New Haven Sunday Vigil continues, Oct. 19, 2021
Twenty years have passed since the U.S. kicked off its Global War on Terror.
An entire generation has grown up in an America where an endless war is being waged against an ill-defined enemy, and the whole world has become our military playground.
The House of Representatives only recently voted to end the Authorization for the Use of Military Force (AUMF), first passed in 2001, by which the Congress abdicated its duty to evaluate evidence that might constitute a cause for war as well as its responsibility and accountability for making the momentous decision to kill, maim and destroy in foreign lands. The AUMF delegated war-making power to the President alone, and war has become a mere political talking point. Waging war is now a casual bureaucratic exercise instead of a painful decision. Formerly reviled practices such as “preventive” war, indefinite detention, and torture are accepted as normal. Our leaders have felt free to tell us lies to trick citizens into supporting wars, and when those lies were discovered, most people were OK with that.
The US left Afghanistan because it LOST THE WAR. Its national reputation has suffered because of its reckless disregard for others and because it abandoned its allies – notably women and girls, minority groups, and the social progressives – to their enemies. It abandoned the Afghans who relied upon the US and believed it had their backs. Notably, the US also lightly abandoned the Kurds not long ago, just as it abandoned the South Vietnamese almost half a century ago.
After a half-baked military misadventure in Lebanon during the Reagan administration and with the country still struggling with memories of the Vietnam War, then-Secretary of Defense Caspar Weinberger formulated the following doctrine:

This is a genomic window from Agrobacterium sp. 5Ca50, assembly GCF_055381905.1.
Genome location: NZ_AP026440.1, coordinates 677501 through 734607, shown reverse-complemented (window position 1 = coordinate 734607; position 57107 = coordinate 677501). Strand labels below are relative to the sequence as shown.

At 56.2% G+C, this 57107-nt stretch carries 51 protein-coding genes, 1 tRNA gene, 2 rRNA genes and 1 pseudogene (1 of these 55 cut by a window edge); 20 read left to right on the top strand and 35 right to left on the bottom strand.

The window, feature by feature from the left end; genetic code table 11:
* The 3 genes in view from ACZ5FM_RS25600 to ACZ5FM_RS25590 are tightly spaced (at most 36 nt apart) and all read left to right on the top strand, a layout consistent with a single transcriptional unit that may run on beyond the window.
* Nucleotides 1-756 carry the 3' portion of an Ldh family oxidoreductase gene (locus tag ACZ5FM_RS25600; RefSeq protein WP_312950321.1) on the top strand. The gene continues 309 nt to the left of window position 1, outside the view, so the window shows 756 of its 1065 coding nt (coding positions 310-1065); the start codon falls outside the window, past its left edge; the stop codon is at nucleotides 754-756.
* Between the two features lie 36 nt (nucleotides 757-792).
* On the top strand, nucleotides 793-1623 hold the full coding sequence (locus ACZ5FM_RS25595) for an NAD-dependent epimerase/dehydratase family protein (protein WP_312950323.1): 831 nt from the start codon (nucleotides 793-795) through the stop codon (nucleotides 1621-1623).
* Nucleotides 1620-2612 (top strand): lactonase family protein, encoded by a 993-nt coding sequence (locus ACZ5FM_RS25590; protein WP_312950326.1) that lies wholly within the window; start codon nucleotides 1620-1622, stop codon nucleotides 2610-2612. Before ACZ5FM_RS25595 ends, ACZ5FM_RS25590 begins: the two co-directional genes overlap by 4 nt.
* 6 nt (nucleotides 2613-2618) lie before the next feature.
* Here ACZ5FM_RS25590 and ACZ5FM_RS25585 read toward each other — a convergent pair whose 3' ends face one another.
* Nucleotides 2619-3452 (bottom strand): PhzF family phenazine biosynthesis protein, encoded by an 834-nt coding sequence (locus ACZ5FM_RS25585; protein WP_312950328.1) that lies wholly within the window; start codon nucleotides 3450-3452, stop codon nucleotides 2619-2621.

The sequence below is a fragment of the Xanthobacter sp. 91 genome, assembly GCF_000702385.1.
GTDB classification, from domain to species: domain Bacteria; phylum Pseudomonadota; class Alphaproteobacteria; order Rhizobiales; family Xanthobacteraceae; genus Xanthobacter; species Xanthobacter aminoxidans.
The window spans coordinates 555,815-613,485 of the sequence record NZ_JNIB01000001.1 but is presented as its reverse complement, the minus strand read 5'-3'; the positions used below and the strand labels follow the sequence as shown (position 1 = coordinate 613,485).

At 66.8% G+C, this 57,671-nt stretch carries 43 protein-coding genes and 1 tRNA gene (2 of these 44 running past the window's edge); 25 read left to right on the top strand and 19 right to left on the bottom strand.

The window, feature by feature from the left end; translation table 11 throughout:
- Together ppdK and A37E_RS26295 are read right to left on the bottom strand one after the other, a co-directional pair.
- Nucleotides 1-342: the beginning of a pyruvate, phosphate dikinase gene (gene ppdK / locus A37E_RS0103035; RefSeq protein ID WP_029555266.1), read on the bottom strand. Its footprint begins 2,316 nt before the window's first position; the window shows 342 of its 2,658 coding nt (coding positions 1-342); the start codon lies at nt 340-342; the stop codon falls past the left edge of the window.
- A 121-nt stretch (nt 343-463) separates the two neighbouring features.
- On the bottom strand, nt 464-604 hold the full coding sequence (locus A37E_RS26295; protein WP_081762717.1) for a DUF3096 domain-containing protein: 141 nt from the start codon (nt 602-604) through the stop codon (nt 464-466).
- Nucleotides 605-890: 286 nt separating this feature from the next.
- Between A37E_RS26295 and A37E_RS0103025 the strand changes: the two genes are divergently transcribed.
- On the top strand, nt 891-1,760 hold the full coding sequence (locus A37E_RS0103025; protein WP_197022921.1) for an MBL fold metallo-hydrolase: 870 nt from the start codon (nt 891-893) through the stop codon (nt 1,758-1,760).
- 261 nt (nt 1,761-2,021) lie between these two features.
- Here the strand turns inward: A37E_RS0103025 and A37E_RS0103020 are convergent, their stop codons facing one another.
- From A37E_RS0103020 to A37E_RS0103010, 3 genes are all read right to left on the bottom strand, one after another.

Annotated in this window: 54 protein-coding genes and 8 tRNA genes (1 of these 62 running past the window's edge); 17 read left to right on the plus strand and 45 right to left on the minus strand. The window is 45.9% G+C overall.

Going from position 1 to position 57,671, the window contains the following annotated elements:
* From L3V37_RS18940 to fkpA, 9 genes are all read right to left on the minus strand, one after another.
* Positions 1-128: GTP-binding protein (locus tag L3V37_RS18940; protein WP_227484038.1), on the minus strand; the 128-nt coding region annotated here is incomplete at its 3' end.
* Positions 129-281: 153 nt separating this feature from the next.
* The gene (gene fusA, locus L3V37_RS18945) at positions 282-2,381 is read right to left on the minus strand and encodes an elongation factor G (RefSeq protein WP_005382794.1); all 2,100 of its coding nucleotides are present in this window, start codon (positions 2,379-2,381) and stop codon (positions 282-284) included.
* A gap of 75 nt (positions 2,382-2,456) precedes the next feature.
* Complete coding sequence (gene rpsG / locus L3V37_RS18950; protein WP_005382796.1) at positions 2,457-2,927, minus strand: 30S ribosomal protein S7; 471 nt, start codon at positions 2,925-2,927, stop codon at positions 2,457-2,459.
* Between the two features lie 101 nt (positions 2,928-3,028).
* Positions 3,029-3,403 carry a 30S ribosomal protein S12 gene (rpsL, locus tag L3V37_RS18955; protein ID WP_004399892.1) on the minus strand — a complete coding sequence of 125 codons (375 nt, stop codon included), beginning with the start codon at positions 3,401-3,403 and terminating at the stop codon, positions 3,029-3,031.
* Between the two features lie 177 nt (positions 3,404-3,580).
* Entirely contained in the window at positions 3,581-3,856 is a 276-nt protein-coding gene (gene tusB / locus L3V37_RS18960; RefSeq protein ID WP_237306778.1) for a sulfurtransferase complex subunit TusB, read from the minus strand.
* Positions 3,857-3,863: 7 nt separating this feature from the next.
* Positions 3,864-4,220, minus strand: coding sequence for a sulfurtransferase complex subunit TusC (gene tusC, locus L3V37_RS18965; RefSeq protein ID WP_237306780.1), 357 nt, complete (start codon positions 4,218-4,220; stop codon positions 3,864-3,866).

- The United States should not commit forces to combat unless the vital national interests of the United States or its allies are involved.
- US troops should only be committed wholeheartedly and with the clear intention of winning. Otherwise, troops should not be committed.
- US combat troops should be committed only with clearly defined political and military objectives and with the capacity to accomplish those objectives.
- The relationship between the objectives and the size and composition of the forces committed should be continually reassessed and adjusted if necessary.
- US troops should not be committed to battle without a reasonable assurance of the support of US public opinion and Congress.
- The commitment of US troops should be considered only as a last resort.
The Weinberger Doctrine is not perfect, but if it had been applied to our decision-making over the past 20 years, it would have gone a long way toward preventing our latest iteration of endless war.
America needs to change. We have to make the care and development of our own country a priority. We need to ensure every person’s rights are respected. We need to end racism. We need to be better educated. We need to continue to develop new, clean technology. We need to set national financial priorities to support the general welfare instead of coddling the ultra-rich. We need to rein in our desire to use our military to roam the world punishing others for being “bad guys.”
We need to support the Afghan refugees.
We need to support the members of our military who were so misused over the last 20 years. Since 9/11, military suicides are four times higher than deaths in war operations.
Finally, we need to end this country’s addiction to war.
The New Haven Sunday Vigil is every Sunday from noon to 1 p.m. at the intersection of Broadway, Park, and Elm since 1999. newhavensundayvigil.wordpress.com